‘Democracy has disappeared’ say officials in mass resignation
(GIN) — Some 75 officials in the West African nation of Burkina Faso resigned this week in mass to protest efforts by President Blaise Compaore to give himself an additional five-year term.
According to critics, Compaore is planning to extend his time in office by changing the rule that limits presidents to two five-year terms. Compaore has been in power since 1987 and under the current rule would not be able to run again once his term expires in 2015.
A former parliamentary speaker and an ex-capital city mayor are among 75 officials who announced their departure from the ruling party. In an open letter, the officials said democracy had “disappeared” from President Blaise Compaore’s Congress for Democracy and Progress party.
Compaore came to power in a French-backed coup d’etat in 1987, ousting his former friend and popular leader Thomas Sankara.
Sankara’s revolutionary programs for African self-reliance had made him an icon to many of Africa’s poor but his policies alienated and antagonized the small but powerful Burkinabé middle class, the tribal leaders whom he stripped of the long-held traditional right to forced labor and tribute payments, and France and its ally the Ivory Coast.
A week before his murder, Sankara declared: “While revolutionaries as individuals can be murdered, you cannot kill ideas.”
Today, a tiny upper class has been the only real beneficiary of Compaore’s rule, finding significant profits from gold mining, cotton production and development assistance.
According to the International Crisis Group in a recent report, “There is real risk of socio-political crisis in Burkina Faso. Since coming to power in 1987, Compaore has put in place a semi-authoritarian regime, combining democratization with repression, to ensure political stability — something his predecessors have never achieved. This complex, flawed system revolves around one man who has dominated political life for over two decades and has left little room for a smooth transition. In fact, there are few alternatives for democratic succession.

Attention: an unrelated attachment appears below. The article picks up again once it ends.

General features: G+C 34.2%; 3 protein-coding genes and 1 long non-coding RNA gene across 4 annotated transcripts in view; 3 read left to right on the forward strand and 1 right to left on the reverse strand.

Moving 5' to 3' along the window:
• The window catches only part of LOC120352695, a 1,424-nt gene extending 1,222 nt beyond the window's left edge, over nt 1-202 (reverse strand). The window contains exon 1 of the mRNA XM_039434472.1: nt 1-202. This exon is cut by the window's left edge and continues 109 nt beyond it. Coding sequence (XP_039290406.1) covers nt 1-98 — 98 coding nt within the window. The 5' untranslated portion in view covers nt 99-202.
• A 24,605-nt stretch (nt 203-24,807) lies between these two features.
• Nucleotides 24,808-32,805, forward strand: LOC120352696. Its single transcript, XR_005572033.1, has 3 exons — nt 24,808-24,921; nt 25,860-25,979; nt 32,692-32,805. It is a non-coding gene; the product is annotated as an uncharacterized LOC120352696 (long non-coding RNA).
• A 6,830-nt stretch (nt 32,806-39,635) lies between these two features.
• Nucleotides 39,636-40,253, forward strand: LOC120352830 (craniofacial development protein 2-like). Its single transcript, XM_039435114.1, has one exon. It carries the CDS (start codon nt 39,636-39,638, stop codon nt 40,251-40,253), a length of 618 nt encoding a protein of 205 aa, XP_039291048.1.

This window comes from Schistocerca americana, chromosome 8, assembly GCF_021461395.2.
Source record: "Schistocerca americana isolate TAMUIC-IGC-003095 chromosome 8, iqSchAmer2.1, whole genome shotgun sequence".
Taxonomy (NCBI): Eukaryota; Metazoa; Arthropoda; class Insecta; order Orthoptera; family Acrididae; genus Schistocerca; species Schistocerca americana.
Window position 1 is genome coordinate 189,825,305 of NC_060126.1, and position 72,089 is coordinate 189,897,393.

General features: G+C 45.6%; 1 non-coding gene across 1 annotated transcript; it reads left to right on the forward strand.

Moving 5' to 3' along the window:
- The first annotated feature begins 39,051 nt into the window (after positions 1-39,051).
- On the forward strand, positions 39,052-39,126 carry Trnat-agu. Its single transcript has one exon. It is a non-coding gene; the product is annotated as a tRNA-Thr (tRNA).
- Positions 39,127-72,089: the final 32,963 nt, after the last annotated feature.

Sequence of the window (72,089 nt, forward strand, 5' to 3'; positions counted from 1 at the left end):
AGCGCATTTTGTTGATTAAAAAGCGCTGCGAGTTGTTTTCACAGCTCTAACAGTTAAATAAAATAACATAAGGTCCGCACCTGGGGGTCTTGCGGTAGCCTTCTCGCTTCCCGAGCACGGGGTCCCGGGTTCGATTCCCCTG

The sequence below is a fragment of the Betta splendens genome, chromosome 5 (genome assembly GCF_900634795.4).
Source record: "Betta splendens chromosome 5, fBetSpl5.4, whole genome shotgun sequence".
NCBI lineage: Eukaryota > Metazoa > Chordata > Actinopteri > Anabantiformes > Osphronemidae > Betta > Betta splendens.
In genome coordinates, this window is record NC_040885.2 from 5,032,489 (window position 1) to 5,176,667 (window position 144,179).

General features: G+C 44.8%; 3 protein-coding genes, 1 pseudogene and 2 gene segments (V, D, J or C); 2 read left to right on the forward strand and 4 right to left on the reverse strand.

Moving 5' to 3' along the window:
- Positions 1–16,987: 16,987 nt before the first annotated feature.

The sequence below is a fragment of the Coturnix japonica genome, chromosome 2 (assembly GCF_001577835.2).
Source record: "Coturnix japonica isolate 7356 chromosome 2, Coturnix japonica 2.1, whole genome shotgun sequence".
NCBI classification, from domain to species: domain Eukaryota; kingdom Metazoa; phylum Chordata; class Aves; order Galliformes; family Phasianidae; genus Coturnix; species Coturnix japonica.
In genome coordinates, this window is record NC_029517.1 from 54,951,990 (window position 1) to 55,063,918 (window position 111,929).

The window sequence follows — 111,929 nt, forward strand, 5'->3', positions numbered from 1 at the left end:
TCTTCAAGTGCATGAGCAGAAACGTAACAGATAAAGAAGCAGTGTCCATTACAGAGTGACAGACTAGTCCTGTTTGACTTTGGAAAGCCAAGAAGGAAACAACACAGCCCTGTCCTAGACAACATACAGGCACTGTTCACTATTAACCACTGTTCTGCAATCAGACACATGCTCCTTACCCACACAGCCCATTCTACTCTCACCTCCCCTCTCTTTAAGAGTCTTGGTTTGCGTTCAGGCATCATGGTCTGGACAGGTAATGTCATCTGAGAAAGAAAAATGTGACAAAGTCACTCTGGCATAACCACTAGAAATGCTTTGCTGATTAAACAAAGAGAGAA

“Despite strong economic growth, inequalities are widespread and the country is one of the poorest in the world. Repeated promises of change have never been fulfilled, and this has led to broken relations between the state and its citizens as well as a loss of authority at all levels of the administration,” noted the ICG report.
If Compaore succeeds in extending his term, he would join the list of African Presidents for Life, including Ugandan President Yoweri Museveni (25 years), Paul Biya of Cameroon (29 years), Robert Mugabe of Zimbabwe (31 years), Jose Eduardo Santos of Angola (32 years), and Teodoro Obiang Nguema of Equatorial Guinea (32 years).